During the Section of ABA Antitrust Law Spring Meeting held in March in Washington, D.C., the three Federal Trade Commission directors gave updates on their respective agencies and what they see ahead for the regulatory agency. All agreed that the agency, under Chairman Joe Simons, is focused on law enforcement. What follows is a capsule look at the three bureaus and their work:
Andrew M. Smith, Bureau of Consumer Protection
Smith talked about consumer protection accomplishments in the past year, with enforcement focused on what he called the bureau’s “five substantive verticals” — Marketing, Financial, Advertising, Privacy and Enforcement.
- Marketing practices: Smith said the focus is on fraud cases where products can’t be sold without deception. He noted several high-profile settlement cases in the last year, including $586 million against Western Union, $125 million against MoneyGram, $35 million against Office Depot and settlements against four companies in what he called a “mini robo sweep.”
- Financial practices: In its focus on businesses offering financial services to consumers or small businesses using mobile devices, the bureau brought action against a student loan consolidating company and is currently litigating against the Lending Club for it loan application process. It also returned $505 million to consumer victims of AMG Services’ payday lending scam.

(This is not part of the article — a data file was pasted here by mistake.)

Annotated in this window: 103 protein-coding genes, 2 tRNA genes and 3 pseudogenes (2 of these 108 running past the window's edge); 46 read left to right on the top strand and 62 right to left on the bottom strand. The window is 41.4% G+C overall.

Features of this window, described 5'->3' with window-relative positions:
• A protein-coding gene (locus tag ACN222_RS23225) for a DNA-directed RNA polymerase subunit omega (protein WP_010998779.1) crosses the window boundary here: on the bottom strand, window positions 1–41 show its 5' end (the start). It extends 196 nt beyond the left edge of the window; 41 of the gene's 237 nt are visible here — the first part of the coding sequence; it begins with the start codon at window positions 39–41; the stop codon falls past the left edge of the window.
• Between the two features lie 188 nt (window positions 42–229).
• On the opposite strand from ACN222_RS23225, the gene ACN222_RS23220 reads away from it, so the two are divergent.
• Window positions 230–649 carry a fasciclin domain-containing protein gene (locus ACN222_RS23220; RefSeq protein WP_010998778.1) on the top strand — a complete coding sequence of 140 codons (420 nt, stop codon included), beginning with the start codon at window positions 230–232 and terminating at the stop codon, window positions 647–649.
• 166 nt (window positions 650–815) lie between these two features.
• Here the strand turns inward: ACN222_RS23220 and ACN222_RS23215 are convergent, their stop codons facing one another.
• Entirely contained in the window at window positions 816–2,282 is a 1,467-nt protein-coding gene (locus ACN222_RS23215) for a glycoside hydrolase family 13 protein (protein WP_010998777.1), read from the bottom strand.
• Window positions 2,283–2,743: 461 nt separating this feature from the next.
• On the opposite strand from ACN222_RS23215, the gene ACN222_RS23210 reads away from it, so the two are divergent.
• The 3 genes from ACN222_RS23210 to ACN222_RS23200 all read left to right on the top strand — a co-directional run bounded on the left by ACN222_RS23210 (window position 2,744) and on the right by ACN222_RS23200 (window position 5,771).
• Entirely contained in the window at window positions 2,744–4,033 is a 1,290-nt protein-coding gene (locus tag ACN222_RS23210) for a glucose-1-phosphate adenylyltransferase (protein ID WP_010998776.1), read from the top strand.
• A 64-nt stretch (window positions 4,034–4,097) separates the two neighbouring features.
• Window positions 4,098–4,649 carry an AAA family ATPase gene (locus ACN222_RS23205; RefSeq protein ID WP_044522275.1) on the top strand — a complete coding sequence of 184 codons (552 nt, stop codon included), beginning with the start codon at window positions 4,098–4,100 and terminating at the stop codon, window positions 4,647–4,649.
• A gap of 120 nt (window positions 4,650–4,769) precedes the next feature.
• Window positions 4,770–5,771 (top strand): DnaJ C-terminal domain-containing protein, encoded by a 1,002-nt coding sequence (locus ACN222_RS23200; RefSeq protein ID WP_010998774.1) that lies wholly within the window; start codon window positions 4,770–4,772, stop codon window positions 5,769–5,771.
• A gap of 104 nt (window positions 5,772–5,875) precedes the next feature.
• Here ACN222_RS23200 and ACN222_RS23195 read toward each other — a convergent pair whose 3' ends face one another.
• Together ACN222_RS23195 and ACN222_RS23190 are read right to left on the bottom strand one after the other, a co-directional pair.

- Advertising practices: The bureau is currently in litigation against AT&T over its throttling of unlimited mobile data plans; and against Gerber for falsely advertising that its formula protects infants from developing allergies; and is prosecuting a company that is marketing intravenously injected therapy products for deceptive and unsupported health claims about their ability to treat serious diseases. They are also looking at fake paid reviews on retail websites.
- Privacy Division: Cases included a $5.7 million settlement against TikTok in a children’s online privacy case; and a $3 million penalty against a company called RealPage for failing to meet accuracy requirements for its tenant-screening reports relating to apartment rental issues.
- Enforcement Division: Smith noted the bureau has open investigations of Facebook and one against “Sanctuary Belize” in a $100 million real estate investment scam of deceptively marketing property.
“I think you can see from these cases where our priorities lie and that is in enforcement,’’ Smith said.
Bruce Hoffman, Bureau of Competition
Hoffman said the bureau, with offices in Washington, New York, Seattle and San Francisco, had a busy year. He noted that there were 19 mergers, seven trials and a number of appeals. He highlighted the creation of a Technology Task Force that is dedicated to monitoring technology markets, investigating any potential anti-competitive conduct in those markets and taking enforcement actions when warranted. The task force will draw upon existing staff and expertise to enhance the bureau’s focus on technology-related sectors of the economy, including markets in which online platforms compete. “What we hope to gain is the ability of lawyers to really spend a great deal of time applying their knowledge about how these businesses work with support from our lawyers and technology experts,” Hoffman said.